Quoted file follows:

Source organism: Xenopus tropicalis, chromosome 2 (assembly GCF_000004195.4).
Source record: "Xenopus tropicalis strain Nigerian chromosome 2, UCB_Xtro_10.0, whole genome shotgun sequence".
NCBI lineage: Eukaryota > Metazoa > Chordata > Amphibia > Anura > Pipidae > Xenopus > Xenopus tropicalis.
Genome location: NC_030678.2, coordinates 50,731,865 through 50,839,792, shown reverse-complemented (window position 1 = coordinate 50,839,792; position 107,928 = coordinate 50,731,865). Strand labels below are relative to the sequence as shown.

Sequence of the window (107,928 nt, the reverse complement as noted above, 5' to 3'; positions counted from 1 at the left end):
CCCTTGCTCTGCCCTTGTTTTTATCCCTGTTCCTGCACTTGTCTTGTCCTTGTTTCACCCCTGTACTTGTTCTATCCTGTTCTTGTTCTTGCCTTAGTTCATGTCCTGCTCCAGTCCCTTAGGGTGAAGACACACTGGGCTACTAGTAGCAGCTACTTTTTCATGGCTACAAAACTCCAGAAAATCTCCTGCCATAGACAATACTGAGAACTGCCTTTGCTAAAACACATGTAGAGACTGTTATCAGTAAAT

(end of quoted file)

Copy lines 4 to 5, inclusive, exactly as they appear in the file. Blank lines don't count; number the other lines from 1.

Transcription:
Genome location: NC_030678.2, coordinates 50,731,865 through 50,839,792, shown reverse-complemented (window position 1 = coordinate 50,839,792; position 107,928 = coordinate 50,731,865). Strand labels below are relative to the sequence as shown.

Sequence of the window (107,928 nt, the reverse complement as noted above, 5' to 3'; positions counted from 1 at the left end):